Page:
Top 5 This Week

Related Posts

Lego Fortnite is first step towards Epic and Lego's kid-friendly metaverse

Epic has ramped up its plans to establish Fortnite as a metaverse with the launch of Lego Fortnite – the debut product of a long-term partnership with Lego, and the first of three key release within Fortnite over the coming days.

Going live as a new mode in Fortnite yesterday (December 7), Lego Fortnite is a survival-focused co-operative game where players can explore worlds made out of Lego, build villages, and take on monsters and pirates together.

The partnership between Lego and Epic Games was announced back in April, with the two companies saying there were collaborating to create a child-friendly metaverse.

More Lego-themed games within Fortnite will be unveiled early next year.

Another aspect of this partnership will be the collaborative work to introduce Lego elements into the tools of Fortnite’s Creative Mode and Unreal Engine for Fornite, which are expected to be released next year.

Lego is also working with Epic on the use of Unreal Engine for animated series Lego Dreamzzz and Lego Ninjago.

Later today (December 8), Epic Games will also launch Rocket Racing, another Fortnite mode developed by Rocket League creator Psyonix, which Epic acquired in 2019. As the name suggests, it’s an arcade racing game.

Finally, tomorrow (December 9) will see the addition of Fortnite Festival, a multiplayer music game from Rock Band developer Harmonix, acquired in 2021. Epic describes this mode as “the beginning of music gaming in Fortnite.”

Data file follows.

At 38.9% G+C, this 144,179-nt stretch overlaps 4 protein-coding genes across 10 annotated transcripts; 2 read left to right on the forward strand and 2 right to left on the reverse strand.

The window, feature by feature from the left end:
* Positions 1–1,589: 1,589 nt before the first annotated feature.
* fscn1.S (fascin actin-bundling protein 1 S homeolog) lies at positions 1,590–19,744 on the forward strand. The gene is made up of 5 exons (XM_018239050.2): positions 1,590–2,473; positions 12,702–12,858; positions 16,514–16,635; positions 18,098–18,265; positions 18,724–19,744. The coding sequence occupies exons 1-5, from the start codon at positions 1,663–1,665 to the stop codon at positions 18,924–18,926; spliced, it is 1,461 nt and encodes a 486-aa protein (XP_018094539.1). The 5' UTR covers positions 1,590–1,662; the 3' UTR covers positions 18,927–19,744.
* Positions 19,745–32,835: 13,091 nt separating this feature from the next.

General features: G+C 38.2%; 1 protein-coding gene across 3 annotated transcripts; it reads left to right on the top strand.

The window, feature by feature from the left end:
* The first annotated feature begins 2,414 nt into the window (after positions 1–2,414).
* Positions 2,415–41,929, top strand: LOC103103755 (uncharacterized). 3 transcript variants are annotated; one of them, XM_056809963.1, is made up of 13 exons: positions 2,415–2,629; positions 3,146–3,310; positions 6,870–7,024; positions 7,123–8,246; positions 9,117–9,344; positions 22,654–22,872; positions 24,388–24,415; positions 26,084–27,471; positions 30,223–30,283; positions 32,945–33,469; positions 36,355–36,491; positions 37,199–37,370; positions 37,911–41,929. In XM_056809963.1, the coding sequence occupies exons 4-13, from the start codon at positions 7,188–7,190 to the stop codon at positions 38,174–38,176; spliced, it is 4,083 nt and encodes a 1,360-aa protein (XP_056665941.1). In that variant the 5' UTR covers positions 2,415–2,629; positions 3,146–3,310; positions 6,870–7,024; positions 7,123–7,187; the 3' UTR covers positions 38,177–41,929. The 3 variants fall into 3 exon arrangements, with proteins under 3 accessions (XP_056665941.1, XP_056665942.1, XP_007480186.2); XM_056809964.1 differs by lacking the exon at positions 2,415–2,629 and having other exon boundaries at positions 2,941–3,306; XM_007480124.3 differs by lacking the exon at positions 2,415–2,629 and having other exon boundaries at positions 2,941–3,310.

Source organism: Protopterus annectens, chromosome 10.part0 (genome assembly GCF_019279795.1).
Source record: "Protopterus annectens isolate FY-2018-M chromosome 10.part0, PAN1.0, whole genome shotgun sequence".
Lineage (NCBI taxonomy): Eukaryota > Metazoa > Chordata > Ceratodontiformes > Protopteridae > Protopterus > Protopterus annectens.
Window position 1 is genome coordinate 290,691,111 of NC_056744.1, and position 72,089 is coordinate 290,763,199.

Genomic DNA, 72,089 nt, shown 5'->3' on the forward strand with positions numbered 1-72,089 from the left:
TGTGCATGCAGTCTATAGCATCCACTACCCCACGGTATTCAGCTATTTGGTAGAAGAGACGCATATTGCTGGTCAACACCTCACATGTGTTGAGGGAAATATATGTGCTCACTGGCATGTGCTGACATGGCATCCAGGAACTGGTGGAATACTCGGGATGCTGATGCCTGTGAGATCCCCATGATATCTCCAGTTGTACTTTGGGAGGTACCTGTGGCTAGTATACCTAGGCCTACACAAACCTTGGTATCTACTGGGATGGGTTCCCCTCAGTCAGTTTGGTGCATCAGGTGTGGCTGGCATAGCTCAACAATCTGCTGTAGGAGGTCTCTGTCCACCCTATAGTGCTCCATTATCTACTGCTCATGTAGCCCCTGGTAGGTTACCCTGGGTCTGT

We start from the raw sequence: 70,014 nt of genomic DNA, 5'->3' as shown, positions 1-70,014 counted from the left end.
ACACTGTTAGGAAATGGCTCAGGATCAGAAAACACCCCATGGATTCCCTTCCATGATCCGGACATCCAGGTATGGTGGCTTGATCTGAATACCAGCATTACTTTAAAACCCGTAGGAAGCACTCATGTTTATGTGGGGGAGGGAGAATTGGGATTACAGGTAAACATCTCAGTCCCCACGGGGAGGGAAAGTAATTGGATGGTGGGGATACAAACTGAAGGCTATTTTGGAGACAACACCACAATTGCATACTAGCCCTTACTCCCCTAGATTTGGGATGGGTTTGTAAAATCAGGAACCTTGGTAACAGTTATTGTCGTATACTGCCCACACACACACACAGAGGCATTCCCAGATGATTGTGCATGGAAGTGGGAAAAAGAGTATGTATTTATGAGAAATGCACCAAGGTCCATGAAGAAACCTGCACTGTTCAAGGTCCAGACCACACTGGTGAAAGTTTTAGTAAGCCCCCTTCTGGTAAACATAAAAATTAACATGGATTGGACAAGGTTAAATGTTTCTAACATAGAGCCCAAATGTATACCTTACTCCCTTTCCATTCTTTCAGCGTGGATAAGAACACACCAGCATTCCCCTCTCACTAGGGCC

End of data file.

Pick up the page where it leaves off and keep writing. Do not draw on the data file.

Epic Games has been discussing its metaverse ambitions for years, co-founding the Metaverse Standards Forum with PlayStation, Microsoft and Unity last year and raising at least $3 billion from investors to pursue its vision.

That vision took a significant leap forward earlier with the beta release of Unreal Engine for Fortnite, which allows players and developers to create their own ‘islands’ within Fortnite – essentially, their own games and virtual spaces. As our contributing editor Rob Fahey suggested, this may deliver on some of the promises so many metaverse advocates have been making in recent years.

When Epic and Lego announced their partnership earlier this year, the emphasis was on the importance of safety in the metaverse, especially when it comes to younger users.

Part of Epic’s solution to this has been introducing IARC age ratings to Fortnite’s Creative Mode, with unrated creations threatened with deletion last month.

However, this created problems for users as the ratings also applied to skins, with characters that carry guns or are from R-rated properties unusable in creative maps rated for younger players.

Epic Games has disabled cosmetic gating until it can find a long-term solution.

Popular Articles